Note: While this discussion refers to bill C-69, the discussion focuses solely on the changes to the National Energy Board and the introduction of the Canadian Energy Regulator Act.
Nearly one year ago, the federal government introduced bill C-69
Bill C-69 repeals the National Energy Board Act and introduces the Canada Energy Regulator Act in its place, among other things.
Bill C-69 introduces, allegedly, subjective criteria like social impacts and gender-based analyses into the regulatory process in the energy sector.
Prime Minister Justin Trudeau spoke about the social and gender impacts of construction projects in rural areas in late 2018 which caused some backlash.
Groups like the Native Youth Sexual Health Network have been advocating for inclusion of gender and social impacts years prior to 2018.
Bill C-69 requires that a CEO and a Board of Directors to be established. The CEO is to be separate from the Chair.
Bill C-69 requires one of the commissioners and one member of the Board of Directors to be Indigenous.
Bill C-69 may require a potentially more robust analysis on the impacts relating to gender and social impacts.
Bill C-69 requires the new Canadian Energy Regulator to establish an advisory committee by including at least one First Nations, one Inuit and one Métis, who is to be recommended by an Indigenous organization. Indigenous organization means an Indigenous governing body or any other entity that represents the interests of an Indigenous group and its members. An Indigenous governing body means a council, government or other entity that is authorized to act on behalf of an Indigenous group, community or people that holds rights recognized and affirmed by section 35 of the Constitution. See here for a brief overview of section 35 rights.
Bill C-69 requires the new Canadian Energy Regulator to consider Indigenous knowledge. Indigenous knowledge means the Indigenous knowledge of the Indigenous peoples of Canada.
Bill C-69 likely creates some uncertainty regarding how energy projects will consider social and gender impacts; bill C-69 does not provide any guidance on how these impacts should be considered.
Bill C-69 centres certain kind of Indigenous voices by defining Indigenous organizations to apply in only limited contexts.
Bill C-69 assumes a pan-Indigenous to establishing its committee as the recommendations must come from Indigenous organizations which do not include organizations outside the definition as set out above.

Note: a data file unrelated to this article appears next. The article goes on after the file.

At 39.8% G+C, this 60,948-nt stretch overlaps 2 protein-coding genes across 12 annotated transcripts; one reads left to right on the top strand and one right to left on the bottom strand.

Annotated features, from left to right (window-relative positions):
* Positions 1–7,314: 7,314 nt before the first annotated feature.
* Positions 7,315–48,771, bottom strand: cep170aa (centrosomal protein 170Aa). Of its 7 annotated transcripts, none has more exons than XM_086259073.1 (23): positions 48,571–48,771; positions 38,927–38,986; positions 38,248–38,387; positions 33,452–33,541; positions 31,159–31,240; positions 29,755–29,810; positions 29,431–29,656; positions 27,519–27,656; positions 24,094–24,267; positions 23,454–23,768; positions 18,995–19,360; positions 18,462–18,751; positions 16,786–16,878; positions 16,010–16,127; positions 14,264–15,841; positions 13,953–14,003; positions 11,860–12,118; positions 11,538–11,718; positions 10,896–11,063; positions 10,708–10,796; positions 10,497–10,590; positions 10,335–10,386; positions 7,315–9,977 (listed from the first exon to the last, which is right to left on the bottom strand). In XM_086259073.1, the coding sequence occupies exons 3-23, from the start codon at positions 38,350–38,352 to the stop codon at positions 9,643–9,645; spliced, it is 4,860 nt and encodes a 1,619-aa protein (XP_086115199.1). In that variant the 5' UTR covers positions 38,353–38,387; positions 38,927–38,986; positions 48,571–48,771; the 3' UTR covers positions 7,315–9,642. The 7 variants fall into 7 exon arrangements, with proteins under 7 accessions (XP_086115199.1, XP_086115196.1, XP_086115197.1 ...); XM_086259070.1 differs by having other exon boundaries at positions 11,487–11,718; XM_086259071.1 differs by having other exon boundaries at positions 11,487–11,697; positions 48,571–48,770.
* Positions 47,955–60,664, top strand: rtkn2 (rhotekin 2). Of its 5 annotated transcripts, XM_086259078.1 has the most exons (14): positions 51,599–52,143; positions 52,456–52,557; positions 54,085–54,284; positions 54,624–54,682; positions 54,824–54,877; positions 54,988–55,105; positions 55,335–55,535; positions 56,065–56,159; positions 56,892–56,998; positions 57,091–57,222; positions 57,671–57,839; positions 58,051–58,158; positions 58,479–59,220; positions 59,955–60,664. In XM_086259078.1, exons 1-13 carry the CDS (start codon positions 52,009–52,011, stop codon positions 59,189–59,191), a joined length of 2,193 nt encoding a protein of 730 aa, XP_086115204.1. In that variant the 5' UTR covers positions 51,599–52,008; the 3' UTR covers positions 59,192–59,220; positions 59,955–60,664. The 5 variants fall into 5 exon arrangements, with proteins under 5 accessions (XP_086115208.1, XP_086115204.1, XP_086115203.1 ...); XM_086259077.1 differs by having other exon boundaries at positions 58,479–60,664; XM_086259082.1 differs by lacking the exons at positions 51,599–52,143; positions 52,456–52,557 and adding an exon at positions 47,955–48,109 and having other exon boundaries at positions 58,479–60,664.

Throughout 2018, there has been coverage of bill C-69 that ultimately covers a limited range of views. Such views focus primarily of those in the energy sector. On February 6, the Senate’s Standing Committee on Energy, the Environment and Natural Resources will hear from witnesses like Natural Resources Canada, Nuclear Safety Commission, and, among others, Transport Canada. Other groups attend on February 7. There is limited discussion as to how other groups view the impact of this bill, especially those groups who have a history of advocating for certain changes in energy and related projects (See here).
Globally, there is an increase in narratives about how energy and related projects impact Indigenous communities, specifically Indigenous women and girls. These narratives often focus on the increase in human trafficking around natural resource extraction sites. The response to such narratives, however, do not involve increasing social supports for Indigenous women and girls, a group allegedly impacted at great rates by human trafficking despite the lack of any reliable statistics. The response, instead, focuses on increasing policing and criminalization of these same communities, particularly Indigenous women and girls. For example, historically, the anti-prostitution provisions in Canada were found in one of two pieces of legislation until the introduction of the Criminal Code. That legislation was the Indian Act. Today, prostitution is presumed to be human trafficking. Accordingly, there is no difference in how the law treats or views prostitution.
There is a difference in how governments and related bodies respond to the social and gender impacts of energy and related projects, however. The difference being that such responses tend to focus on increasing funding for groups policing these vulnerable and marginalized groups and increasing penalties under the Criminal Code. The consequence being more funding for policing Indigenous women and girls, and less money for social supports like safe housing or access to non-judgmental services. And, this is what I fear will be the inadvertent and hidden consequence of bill C-69.